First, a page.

Many German companies had interpereters onsite making learning the German language unnecessary, and vice-versa. Germans had fewer problems with those immigrants who lived and worked amongst them. But these illiterate immigrants had illiterate children, who had children. As their numbers grew so did their demands on Germany's limited resources. The oil crisis of the 70's turned these "guests" into "burdens". It was not the jobs they were competing for, since many remained unskilled; it was the social programs enlisted to help these immigrants survive after they had already rebuilt the country and were not yet transitioning home.

Today, the average German has 1.42 children, the average Turk 2.6. Not all immigrant children are unskilled and uneducated however. In actuality 15.2% have achieved a University degree. Many however have failed to obtain the second certificate that most German students go on to get when they will not continue to University. It is this certificate that generally supports the Mittlestand. Paradoxically, firms have been turning their noses up at Turks with degrees.

Alarming is the rate of Turkish who are leaving Germany. Those who assimilated who went through the German system and could not find jobs are returning, highly skilled and trained to Turkey.

As an alternative, during the past 20 years, the number of companies founded in Germany by Turkish citizens or with German-Turkish background has tripled to around 65,000 employing 320,000 workers. By 2016, this number should increase to 120,000 companies employing 720,000 workers. The number of companies which are founded by entrepreneurs is twice as high among the Turks as the Germans. They tend to "grow faster and more dynamically than others", says Kemal Sahin, the president of the Turkish-German Chamber of Industry and Commerce. The ratio of self-employed among people with a Turkish background in Germany will surpass 9% in 2010 according to the Association of Turkish Businessmen and Industrialists in Europe (ATIAD).   "It's harder for them to find a decent job (in Germany). That's why they are highly motivated to seize their opportunities. By setting up their own business they can move to the center of society more easily and achieve a higher status", continues Sahin. He believes that second and third generation Turks who hold University degrees are able to communicate easier with authorities to establish themselves.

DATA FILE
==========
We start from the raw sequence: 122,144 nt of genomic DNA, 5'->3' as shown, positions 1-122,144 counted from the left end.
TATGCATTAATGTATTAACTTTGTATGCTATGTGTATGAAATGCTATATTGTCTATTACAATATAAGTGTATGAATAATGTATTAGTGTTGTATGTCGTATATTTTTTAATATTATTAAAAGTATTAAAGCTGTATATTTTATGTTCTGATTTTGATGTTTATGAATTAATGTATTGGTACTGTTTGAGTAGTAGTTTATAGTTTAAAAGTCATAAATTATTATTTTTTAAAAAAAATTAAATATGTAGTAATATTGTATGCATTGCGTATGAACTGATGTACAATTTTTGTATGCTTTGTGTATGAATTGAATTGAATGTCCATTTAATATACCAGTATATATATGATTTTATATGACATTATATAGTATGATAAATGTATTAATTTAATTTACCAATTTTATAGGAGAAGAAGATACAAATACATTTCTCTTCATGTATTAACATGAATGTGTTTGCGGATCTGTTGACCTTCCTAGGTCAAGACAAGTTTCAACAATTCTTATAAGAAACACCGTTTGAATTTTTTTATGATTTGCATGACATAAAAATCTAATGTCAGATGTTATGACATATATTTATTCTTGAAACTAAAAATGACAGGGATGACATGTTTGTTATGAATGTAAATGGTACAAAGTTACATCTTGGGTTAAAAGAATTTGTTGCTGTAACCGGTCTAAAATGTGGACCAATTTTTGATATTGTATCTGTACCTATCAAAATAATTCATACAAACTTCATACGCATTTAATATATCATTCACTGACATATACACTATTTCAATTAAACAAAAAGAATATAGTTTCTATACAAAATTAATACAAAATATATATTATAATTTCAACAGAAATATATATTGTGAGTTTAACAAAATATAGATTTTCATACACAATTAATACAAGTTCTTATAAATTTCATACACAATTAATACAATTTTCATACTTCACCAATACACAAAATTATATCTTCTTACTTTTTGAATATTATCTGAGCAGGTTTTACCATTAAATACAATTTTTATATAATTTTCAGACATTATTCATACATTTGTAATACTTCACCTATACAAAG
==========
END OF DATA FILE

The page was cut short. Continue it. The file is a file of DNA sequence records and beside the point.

Most politicians agree that immigration policies need to be revamped and all recognize that Germany needs to encourage urgently needed, skilled workers.

The benefits that foreigners bring needs to be made clearer to Germans. The benefits and the pursuit of education, adaptation and assimilation needs to be made clear to our existing immigrants. The value added by diversity and inclusion programs must be made clear to companies.

I imagine now that the debate is raging on the world's stage, German firms will take a closer look at their diversity programs, their numbers and their policies. 'Breakdown can be breakthrough' goes the old saying. The Germans are slow and steady but efficient. In time, they'll figure out that the answer was always right under their upturned noses.

Ellen Pabst von Ohain is a Senior Associate with Global Dynamics Inc.